Similar to NEU, there was a rapid LYM decrease in all mice within the first 48 h of CLP, with initial LYM counts significantly higher (by 17% at 6 h and 51% at 24 h) in DIE compared to SUR (Figure 7(b)). This was followed by a prominent shift between the SUR versus DIE groups: while the 72 h LYM count remained depressed in DIE mice, there was a robust LYM recovery in SUR from 48 h onward. At 72 h, the SUR LYM count was higher by 40% () (compared to the LYM count in DIE) and continued to increase toward baseline (approx. 84% of the lower baseline range at 96 h) (Figure 7(b)).
3.3.3. Organ Function Parameters
Regardless of the group, preexisting (post-TH) hypoglycemia worsened after the CLP-induced sepsis. Compared to DIE, a slight glucose recovery in SUR mice was noted from 48 h onward (by approx. 20% at 48 h and 23% at 72 h, ) (Figure 8(a)). In both DIE and SUR groups, there was a notable post-CLP increase in AST. The peak inter-group difference (DIE 2-fold higher than SUR) was recorded at 48 h () but disappeared at 72 h (Figure 8(b)). Such an intergroup separation was even more pronounced in ALT: while its activity continuously increased in DIE from 6 h onward, it was gradually declining (transient peak at 24 h) in SUR reaching baseline by 96 h (Figure 8(c)). The maximal, 6-fold difference in circulating ALT between SUR and DIE mice was recorded at 72 h (0.3-fold at 24 h and 4-fold at 48 h).
Similar after-CLP response was observed for LDH and urea. Both parameters were elevated in DIE mice: urea by 0.3-fold at 6 h and by 3.6-fold between 24–72 h, while LDH by approximately 2-fold at 24 h, 5-fold at 48 h, and 3.5-fold at 72 h time point () compared to SUR. In SUR mice, both urea and LDH values approached baseline from 48 h onward.
The primary goal of our study was to reproduce a scenario, in which an initial traumatic/hypovolemic event survived by an ICU-monitored patient is complicated by severe polymicrobial sepsis. By combining the two-hit model with daily blood sampling, we were able to detect potential early and late differences between surviving and dying septic animals and follow the evolution of those changes prior and/or after each of the hits.
Given that an extensive blood loss typically coincides with injury and/or trauma, combining these two elements into an initial challenge is more clinically relevant than referring to established first-hit models consisting solely of hemorrhage . Elimination of either trauma or hemorrhage component may significantly distort the ensuing pathophysiological immunoinflammatory response, and in effect produce incomplete or erroneous conclusions. The growing awareness to the above-mentioned facts has provoked attempts to develop more representative (two-hit) animal models aimed at investigating the pathogenesis of sepsis as the secondary insult.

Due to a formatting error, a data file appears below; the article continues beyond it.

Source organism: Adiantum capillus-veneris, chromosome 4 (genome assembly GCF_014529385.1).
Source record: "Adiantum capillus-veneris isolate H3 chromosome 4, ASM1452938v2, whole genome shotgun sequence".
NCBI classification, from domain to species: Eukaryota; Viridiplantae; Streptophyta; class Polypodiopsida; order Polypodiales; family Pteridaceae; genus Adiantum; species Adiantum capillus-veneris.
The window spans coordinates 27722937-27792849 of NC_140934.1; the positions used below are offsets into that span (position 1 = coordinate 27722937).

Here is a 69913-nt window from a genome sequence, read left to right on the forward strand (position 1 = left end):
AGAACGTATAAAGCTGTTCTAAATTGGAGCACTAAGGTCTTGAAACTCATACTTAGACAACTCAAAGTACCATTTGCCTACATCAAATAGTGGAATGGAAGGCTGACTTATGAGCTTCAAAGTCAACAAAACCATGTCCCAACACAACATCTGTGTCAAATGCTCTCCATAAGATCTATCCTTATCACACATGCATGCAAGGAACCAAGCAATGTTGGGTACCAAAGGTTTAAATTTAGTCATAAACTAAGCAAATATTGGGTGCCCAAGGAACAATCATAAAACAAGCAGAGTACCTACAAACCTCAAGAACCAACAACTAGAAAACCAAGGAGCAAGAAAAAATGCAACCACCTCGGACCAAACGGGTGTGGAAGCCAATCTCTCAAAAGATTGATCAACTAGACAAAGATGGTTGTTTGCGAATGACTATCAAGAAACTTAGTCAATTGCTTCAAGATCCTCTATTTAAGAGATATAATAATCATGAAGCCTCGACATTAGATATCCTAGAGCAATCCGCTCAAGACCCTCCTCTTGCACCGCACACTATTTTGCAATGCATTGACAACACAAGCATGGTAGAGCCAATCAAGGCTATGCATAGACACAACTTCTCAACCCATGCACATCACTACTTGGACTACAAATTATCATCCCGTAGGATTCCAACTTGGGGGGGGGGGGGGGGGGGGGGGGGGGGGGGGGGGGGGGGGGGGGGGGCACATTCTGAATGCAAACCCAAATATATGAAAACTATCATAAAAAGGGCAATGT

Nosocomial (ventilator-associated) pneumonia is a major cause of secondary septic complications in trauma patients with prolonged ICU stays [31, 32] although incidences of polymicrobial sepsis are also reported . An abdominal focus of infection may be viewed as relatively suboptimal given the prevalence of lung-associated secondary infections in polytrauma patients. In our model, however, the cecal ligation and puncture primarily served as a trigger to produce a severe polymicrobial challenge (as opposed to the typically monobacterial lung-associated sepsis) that spreads systemically in a protracted fashion, rather than a model of abdominal peritonitis per se. Moreover, our model was deliberately deprived of relevant intangibles such as preexisting comorbidities (e.g., diabetes, atherosclerosis) and operative interventions that are routinely observed/performed in patients and may significantly skew investigated parameters and outcome [34, 35]. We chose to use healthy mice since any confounding factor in addition to the two-hit challenge would likely generate too much variability and make data interpretation difficult. The CLP challenge itself provides an adequate variability regarding both the outcome and wide range of generated responses. The level of sepsis-induced mortality in our model (approx. 50% at day 5 post-CLP) was carefully set to closely reproduce clinical data (reporting between 20% and 60% incidence of deaths in the septic ICU patients) . This is important since data generated in highly lethal CLP models might artificially enhance predictive value of some biomarkers . For example, we noted a significant improvement in predictive accuracy for outcome of IL-6 in severe (LD80) CLP model compared to a milder (LD30) CLP injury (unpublished observation).